As readers of this blog will be well aware, the UK's Digital Economy Bill is currently grinding its way through Parliament.
At the moment, it's the Lords that are trying to knock some sense into its senseless provisions; later it will go to the Commons, where there's probably less chance of things being improved, given the current distribution of the parties there.
Meanwhile, various groups are coming together in an attempt to rouse the British public from its slumbers on this hugely-important issue.
This morning, I went along to an interesting get-together of a motley crew of such groups. The event was organised by the ISP TalkTalk, which is leading the fight against the Bill's nuttier provisions. For example, earlier, it set up the site Don't Disconnect Us. Its line at today's meeting, at least according to the press release, was as follows:
Digital Economy Bill Cannot Protect Copyright
'Robin Hood' Developers will neuter bill with new applications and tools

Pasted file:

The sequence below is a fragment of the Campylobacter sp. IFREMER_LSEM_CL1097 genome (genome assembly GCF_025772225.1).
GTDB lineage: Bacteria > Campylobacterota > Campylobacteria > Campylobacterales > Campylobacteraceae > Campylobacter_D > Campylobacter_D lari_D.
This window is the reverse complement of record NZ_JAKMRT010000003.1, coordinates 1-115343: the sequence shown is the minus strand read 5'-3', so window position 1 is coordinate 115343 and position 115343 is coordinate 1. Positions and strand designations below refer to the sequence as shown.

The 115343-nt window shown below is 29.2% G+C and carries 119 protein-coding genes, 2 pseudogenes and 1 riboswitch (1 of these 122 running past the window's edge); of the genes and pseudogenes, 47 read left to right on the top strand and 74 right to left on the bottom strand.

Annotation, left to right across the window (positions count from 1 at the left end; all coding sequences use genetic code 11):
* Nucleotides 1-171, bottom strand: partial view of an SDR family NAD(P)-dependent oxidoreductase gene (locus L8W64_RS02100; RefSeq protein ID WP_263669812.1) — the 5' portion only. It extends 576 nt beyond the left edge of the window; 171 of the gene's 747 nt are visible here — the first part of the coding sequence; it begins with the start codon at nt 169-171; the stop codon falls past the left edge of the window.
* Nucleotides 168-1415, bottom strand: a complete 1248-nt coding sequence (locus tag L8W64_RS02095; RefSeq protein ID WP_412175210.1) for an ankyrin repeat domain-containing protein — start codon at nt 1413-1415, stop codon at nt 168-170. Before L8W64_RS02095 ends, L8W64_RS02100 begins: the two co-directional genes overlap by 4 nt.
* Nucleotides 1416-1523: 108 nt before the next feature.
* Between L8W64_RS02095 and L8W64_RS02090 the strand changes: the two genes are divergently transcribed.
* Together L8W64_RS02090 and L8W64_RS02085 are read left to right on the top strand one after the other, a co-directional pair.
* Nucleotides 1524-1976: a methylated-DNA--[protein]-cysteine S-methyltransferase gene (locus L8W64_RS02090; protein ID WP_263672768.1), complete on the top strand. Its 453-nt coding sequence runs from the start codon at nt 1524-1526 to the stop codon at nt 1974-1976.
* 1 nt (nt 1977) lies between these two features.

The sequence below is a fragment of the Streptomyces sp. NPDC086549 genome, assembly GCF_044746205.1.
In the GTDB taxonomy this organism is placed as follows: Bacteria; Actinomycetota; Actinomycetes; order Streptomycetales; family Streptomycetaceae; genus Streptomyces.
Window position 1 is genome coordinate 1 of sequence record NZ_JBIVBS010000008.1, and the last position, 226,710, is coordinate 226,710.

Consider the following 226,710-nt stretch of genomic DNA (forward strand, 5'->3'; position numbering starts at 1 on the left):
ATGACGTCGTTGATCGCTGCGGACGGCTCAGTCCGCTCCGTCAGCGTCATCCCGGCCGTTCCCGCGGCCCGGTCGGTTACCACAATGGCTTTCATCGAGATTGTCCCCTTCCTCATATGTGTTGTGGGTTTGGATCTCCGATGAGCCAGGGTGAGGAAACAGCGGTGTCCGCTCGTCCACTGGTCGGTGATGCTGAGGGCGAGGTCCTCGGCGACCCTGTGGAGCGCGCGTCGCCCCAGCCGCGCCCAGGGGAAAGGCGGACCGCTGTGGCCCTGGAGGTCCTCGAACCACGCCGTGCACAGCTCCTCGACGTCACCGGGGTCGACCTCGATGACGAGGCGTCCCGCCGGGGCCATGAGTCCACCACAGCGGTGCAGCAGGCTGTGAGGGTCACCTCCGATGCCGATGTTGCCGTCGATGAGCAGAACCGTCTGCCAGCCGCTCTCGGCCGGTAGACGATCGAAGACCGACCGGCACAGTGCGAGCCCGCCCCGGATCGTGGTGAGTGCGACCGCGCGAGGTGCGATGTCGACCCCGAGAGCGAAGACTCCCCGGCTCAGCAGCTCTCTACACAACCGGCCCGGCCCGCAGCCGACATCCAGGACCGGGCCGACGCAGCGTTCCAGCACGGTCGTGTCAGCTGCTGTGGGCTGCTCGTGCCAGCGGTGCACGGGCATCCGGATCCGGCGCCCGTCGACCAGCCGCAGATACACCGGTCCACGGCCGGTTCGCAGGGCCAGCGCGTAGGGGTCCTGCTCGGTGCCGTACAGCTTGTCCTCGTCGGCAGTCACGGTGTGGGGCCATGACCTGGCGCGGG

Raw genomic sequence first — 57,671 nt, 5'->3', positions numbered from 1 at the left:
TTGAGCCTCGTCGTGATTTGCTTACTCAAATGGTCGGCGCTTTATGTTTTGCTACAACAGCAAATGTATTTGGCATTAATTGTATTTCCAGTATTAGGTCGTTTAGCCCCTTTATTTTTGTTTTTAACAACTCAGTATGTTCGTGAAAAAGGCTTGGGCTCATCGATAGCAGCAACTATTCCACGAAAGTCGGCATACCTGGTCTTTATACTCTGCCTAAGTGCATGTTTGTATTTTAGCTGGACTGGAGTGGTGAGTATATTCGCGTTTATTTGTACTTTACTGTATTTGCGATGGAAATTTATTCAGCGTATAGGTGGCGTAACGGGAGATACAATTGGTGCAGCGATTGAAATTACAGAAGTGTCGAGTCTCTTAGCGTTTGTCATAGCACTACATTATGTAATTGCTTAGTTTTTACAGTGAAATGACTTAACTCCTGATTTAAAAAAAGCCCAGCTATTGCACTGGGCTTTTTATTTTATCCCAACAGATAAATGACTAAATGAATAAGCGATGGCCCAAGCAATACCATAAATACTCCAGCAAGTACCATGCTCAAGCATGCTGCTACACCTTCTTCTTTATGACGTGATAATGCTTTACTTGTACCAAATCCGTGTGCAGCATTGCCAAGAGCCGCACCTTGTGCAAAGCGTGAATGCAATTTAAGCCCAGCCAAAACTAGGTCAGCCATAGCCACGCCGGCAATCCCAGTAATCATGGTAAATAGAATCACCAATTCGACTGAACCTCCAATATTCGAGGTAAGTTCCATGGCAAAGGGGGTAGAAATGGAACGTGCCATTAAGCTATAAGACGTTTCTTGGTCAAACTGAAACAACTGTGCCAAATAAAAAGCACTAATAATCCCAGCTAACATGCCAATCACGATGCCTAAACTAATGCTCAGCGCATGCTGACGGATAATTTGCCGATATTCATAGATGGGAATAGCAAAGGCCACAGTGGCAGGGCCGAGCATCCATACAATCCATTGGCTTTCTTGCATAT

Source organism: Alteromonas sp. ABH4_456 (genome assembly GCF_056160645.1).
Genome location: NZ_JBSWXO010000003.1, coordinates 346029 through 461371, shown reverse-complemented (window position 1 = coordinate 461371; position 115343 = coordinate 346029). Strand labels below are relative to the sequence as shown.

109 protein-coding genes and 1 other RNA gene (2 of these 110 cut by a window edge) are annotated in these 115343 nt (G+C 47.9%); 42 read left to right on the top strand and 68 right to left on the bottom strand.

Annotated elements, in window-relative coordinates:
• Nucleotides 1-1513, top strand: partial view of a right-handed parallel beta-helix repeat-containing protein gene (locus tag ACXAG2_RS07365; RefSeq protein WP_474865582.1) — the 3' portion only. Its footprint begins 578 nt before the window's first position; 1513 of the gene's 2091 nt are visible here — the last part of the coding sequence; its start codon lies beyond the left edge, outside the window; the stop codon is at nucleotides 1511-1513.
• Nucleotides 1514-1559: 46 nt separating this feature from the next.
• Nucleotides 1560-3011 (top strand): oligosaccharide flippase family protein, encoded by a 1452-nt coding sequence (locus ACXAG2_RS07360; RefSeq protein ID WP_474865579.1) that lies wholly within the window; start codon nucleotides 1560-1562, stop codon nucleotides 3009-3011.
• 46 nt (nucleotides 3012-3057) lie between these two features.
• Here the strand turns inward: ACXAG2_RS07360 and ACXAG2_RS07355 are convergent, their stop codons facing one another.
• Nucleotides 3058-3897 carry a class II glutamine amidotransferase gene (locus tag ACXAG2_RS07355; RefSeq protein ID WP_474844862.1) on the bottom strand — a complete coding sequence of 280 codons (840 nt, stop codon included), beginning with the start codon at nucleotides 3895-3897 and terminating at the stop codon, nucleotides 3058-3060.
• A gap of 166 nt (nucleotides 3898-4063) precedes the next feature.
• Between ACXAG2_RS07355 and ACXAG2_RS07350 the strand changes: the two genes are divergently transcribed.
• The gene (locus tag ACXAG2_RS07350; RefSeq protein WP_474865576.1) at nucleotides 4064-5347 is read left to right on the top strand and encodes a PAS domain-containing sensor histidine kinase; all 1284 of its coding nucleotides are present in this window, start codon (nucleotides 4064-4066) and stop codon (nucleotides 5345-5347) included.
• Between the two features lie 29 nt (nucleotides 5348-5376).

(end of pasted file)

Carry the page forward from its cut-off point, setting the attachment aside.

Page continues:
The Digital Economy Bill will have precisely the opposite of its desired effect. The Bill will ignite the development of tools and make it even easier to access music, films and other copyright-protected material for free and undetected, defeating any attempt to protect copyright.
That's certainly consistent with what has happened throughout the short history of this field. For example, had the record companies come to an agreement with Napster, we probably wouldn't have seen the take-off of decentralised P2P systems. I'm not sure this is the best line to take, though, since it would seem to support the Digital Economy Bill's plans to give the Secretary of State for Business, Innovation and Skills unlimited powers to update the legislation to cope with just such an eventuality.
Fortunately, rather stronger arguments were also on offer at the meeting. These came from a wide range of non-technical consumer groups, who are starting get (a) worried and (b) active in this area.
As you might expect there was that stalwart of digital freedom, the Open Rights Group, but there was also Liberty (The National Council for Civil Liberties), concerned about things like freedom of speech – after all, it's hard to exercise this if you have been cut off from the Internet. More generally, Liberty sees two big problems with the general approach the Government is adopting: